Six Questions for ESPN's Sage Steele
How sports led her to the career of her dreams.
Sage Steele is enjoying her career to the fullest. The "SportsCenter" co-host was on the road covering the NBA Finals for the first time in her illustrious career and it's a job she doesn't take lightly.
Steele sat down with Loop 21 to talk about the lengths she's gone through to keep balance in her life and how she stays grounded as her career goes to new heights.
Loop 21: What sparked your love of sports?
Steele: My father was a pretty good athlete. He was the first black football varsity player at West Point. He was drafted in the NFL, but couldn't play because of his military obligation. We lived in Greece and Belgium for a period growing up and there was only one TV station in English and every weekend it was always on sports -- Dallas Cowboys, Washington Redskins. That's what I grew up with.
I also ran track and played some volleyball. I knew at a young age that this is what I wanted to do. When I was in the eighth grade I actually announced at the dinner table that I was going to host "SportsCenter." My parents were kind of like, "Oh, that's nice." [Laughs] Because I was a painfully shy child. I feel pretty blessed. At 12 years old, I announced it and it came true. It was a hard road to get here, but I'm here.
Loop 21: You recently tweeted about missing your kids while on the road covering the NBA Finals for an extended period of time. How do you balance motherhood and your career?
Steele: I knew that if my boss thought enough of me to send me to an event of this magnitude, I needed to take it. I would be crazy not to. On the flip side, I had never been away from my kids for more than five days. This is by far the longest. Thank goodness for technology — Skype and FaceTime.
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Loop 21: So your support system is pretty solid, with some of the travel that's required for your career?
Steele: I have the best support system. My husband has sacrificed his career for us as a family. He's been a stay-at-home dad for 10 years. There's no way I'd be at ESPN right now if it wasn't for him. It was not our plan at all. We thought about it for a couple weeks and did some number crunching. I'm pretty traditional and was willing to be the one who would stay home, but I made more money. It's a blessing, but it was a very difficult decision. I didn't want to miss a thing.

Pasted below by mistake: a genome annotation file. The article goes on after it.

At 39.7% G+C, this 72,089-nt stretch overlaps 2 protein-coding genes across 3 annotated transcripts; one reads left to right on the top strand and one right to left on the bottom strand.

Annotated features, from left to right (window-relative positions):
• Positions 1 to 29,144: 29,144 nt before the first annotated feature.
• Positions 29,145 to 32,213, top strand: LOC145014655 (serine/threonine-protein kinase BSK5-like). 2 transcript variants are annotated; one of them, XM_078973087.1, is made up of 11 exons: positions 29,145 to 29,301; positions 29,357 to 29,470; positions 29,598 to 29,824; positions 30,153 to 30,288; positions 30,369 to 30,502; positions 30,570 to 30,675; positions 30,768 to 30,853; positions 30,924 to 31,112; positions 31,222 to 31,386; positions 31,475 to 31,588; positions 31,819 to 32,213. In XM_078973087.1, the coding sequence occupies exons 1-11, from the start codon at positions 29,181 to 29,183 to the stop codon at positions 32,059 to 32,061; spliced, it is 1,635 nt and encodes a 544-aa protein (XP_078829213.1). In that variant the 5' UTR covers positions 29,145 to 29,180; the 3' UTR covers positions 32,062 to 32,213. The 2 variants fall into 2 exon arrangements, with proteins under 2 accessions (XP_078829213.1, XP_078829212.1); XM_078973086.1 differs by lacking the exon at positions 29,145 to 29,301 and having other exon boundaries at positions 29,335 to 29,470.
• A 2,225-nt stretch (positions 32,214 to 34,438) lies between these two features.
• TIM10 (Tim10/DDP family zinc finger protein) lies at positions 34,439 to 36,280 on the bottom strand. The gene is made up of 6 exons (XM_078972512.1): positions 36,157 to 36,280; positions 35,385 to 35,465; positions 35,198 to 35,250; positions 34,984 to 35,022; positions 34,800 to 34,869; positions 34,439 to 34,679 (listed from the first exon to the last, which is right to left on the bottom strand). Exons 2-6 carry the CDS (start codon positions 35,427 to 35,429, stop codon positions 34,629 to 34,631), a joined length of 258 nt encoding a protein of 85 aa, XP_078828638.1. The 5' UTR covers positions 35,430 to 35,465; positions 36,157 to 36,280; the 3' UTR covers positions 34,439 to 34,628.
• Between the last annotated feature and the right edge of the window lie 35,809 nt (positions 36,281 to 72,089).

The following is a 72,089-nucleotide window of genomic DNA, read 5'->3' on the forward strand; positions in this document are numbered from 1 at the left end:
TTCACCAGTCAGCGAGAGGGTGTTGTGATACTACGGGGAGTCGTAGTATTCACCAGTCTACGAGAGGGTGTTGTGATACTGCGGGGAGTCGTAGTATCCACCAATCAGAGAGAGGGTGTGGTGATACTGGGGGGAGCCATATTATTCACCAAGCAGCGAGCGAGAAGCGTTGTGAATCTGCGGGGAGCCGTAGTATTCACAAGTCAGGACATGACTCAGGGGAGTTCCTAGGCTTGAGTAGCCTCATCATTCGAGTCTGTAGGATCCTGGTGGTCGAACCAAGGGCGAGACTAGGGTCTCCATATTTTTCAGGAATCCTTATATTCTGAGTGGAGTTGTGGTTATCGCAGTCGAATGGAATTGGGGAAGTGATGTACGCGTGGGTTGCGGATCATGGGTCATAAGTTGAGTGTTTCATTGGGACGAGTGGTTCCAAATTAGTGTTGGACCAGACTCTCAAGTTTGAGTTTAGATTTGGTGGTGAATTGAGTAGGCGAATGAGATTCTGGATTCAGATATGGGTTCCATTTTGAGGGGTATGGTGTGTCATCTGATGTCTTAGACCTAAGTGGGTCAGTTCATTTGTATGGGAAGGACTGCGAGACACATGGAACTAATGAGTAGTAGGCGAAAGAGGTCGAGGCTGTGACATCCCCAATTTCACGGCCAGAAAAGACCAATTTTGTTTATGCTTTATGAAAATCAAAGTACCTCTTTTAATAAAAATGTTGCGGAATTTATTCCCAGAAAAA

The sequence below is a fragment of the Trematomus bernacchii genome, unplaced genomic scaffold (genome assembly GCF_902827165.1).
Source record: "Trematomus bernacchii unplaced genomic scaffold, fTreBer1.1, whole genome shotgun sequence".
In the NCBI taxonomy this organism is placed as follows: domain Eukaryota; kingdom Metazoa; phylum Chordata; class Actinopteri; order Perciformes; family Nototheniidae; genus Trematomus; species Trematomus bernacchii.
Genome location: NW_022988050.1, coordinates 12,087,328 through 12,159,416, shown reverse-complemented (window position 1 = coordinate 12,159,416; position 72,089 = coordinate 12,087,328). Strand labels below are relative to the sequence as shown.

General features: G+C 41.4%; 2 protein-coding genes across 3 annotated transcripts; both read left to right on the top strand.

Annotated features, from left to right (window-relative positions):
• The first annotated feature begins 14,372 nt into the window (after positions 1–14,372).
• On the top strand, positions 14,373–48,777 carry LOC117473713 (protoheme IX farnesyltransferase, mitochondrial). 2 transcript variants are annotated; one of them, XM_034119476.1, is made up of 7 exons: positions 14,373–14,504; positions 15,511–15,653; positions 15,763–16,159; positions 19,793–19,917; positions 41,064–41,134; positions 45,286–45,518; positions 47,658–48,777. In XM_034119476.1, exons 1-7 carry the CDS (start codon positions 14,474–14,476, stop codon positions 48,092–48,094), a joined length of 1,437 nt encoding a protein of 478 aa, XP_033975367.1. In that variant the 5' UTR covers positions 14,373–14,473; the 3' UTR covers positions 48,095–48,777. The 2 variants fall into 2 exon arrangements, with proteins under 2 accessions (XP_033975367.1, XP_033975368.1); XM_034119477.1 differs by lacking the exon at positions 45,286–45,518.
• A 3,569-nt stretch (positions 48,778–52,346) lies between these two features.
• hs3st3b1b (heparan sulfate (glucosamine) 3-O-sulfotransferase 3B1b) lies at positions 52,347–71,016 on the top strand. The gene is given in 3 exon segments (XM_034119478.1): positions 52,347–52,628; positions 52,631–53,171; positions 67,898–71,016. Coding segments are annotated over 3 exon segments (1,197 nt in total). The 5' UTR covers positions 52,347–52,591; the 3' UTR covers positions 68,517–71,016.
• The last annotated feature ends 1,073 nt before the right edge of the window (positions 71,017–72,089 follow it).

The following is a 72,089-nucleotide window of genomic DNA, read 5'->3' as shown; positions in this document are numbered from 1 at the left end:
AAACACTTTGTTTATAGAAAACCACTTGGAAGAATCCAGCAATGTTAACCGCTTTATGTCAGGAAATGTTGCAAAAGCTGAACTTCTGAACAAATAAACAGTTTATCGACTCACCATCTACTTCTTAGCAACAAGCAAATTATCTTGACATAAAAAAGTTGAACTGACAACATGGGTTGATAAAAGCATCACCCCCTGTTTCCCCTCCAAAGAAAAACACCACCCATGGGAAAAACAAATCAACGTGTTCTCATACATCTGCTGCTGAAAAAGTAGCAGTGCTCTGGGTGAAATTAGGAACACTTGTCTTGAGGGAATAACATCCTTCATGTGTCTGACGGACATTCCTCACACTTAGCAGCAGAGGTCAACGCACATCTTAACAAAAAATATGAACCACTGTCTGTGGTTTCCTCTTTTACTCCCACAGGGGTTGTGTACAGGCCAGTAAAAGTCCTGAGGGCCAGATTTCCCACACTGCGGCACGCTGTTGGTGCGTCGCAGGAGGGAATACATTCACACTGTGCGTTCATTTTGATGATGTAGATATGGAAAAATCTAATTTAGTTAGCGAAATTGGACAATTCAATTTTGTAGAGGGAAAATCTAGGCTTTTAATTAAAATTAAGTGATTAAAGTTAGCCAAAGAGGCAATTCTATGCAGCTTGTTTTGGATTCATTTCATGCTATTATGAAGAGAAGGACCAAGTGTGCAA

I'll never forget driving back to work eight weeks after having my first daughter. My first day back was the first day of training camp for the Baltimore Ravens. I was working 12-14 hour days with a football team, six days a week. Live television. I pumped during games, whenever I had to, six times a day for six months. I would be pumping at halftime and the players would be banging on the door, wondering what's going on. It was a tough transition. But you can't ask for anything better. It was a sacrifice. I don't regret a single thing.
Loop 21: What advice do you have for women who are interested in a sports career?
Steele: I plead with them to never feel like they have to make a choice between having a career and a family. Of course, there's going to be sacrifices that need to be made both personally and professionally. What are you willing to give up? After that third pregnancy, I sacrificed being the beat reporter for an NFL team, to be an in-studio reporter because I thought it was the right thing to do.
Let me tell you another story. When I was getting ready to have my second child (and my first wasn't even 2), I got a call from ESPN. They gave me a really good offer and I turned it down. I just felt in my heart that I wouldn't be able to give 100%. This was the biggest test of them all. This was my dream job and I turned it down. By 2007, I had had my third child and EPSN came back. And they didn't have to. It can be tough but I tell people you will never regret putting your family first.
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Loop 21: What's been your biggest career highlight since you started working for ESPN?
Steele: I've been able to meet and interview some amazing people, athletes and coaches, but for me, the thing I'm most proud of is that I've been able to balance my personal life. After a while, all the interviews and stories kind of run together. I've done so much in my career but there's still so much more to do.This experience (covering the NBA Finals) has been amazing. It's been humbling because I've watched it for so many years. I was surprised, but as soon as I heard they wanted me to do it, I jumped at it. I've remained true to who I am, despite this sometimes ugly business. I've been able to stay the same person. I come from a family where you treat people the way you want to be treated.
Loop 21: Social media is a big part of the sports world -- how do you balance keeping your privacy versus being "out there" professionally?
Steele: I'm still trying to figure it out. ESPN encouraged us to start these Twitter accounts. At first I thought it was so stupid but I have found the value in it. I thought this would be a more controlled way to interact. I also have a ton of opinions about sports topics but I have to be careful about sharing those opinions as a journalist. I struggle with it because I'm just here doing a job I love, but we're coming into people's living rooms. This is part of my job.
There's many perks but one of the drawbacks is people feel the need to let you know what they think of you. You just need to have a thick skin. They don't know me, but they can critique my performance. I'm doing my absolute best. As long as my boss thinks I'm doing a good job and my family thinks so too, then I'm okay with whatever anyone else has to say.
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